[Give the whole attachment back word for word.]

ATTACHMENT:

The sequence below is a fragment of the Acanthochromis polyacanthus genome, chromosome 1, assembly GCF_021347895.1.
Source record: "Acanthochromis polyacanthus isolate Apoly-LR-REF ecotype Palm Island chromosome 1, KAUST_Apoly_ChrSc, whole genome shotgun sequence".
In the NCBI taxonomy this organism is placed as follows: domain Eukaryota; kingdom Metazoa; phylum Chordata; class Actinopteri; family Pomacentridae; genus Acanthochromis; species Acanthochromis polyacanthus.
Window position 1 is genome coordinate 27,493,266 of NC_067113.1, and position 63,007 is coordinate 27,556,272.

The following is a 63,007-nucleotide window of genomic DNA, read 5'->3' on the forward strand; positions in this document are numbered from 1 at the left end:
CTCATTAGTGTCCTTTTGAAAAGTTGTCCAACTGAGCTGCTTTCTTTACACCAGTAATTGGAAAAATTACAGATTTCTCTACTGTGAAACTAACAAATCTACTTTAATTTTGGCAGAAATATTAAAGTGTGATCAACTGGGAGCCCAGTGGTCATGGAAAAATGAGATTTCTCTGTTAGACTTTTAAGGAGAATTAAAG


The sequence below is a fragment of the Acanthochromis polyacanthus genome, chromosome 1, assembly GCF_021347895.1.
Source record: "Acanthochromis polyacanthus isolate Apoly-LR-REF ecotype Palm Island chromosome 1, KAUST_Apoly_ChrSc, whole genome shotgun sequence".
In the NCBI taxonomy this organism is placed as follows: domain Eukaryota; kingdom Metazoa; phylum Chordata; class Actinopteri; family Pomacentridae; genus Acanthochromis; species Acanthochromis polyacanthus.
Window position 1 is genome coordinate 27,493,266 of NC_067113.1, and position 63,007 is coordinate 27,556,272.

The following is a 63,007-nucleotide window of genomic DNA, read 5'->3' on the forward strand; positions in this document are numbered from 1 at the left end:
CTCATTAGTGTCCTTTTGAAAAGTTGTCCAACTGAGCTGCTTTCTTTACACCAGTAATTGGAAAAATTACAGATTTCTCTACTGTGAAACTAACAAATCTACTTTAATTTTGGCAGAAATATTAAAGTGTGATCAACTGGGAGCCCAGTGGTCATGGAAAAATGAGATTTCTCTGTTAGACTTTTAAGGAGAATTAAAG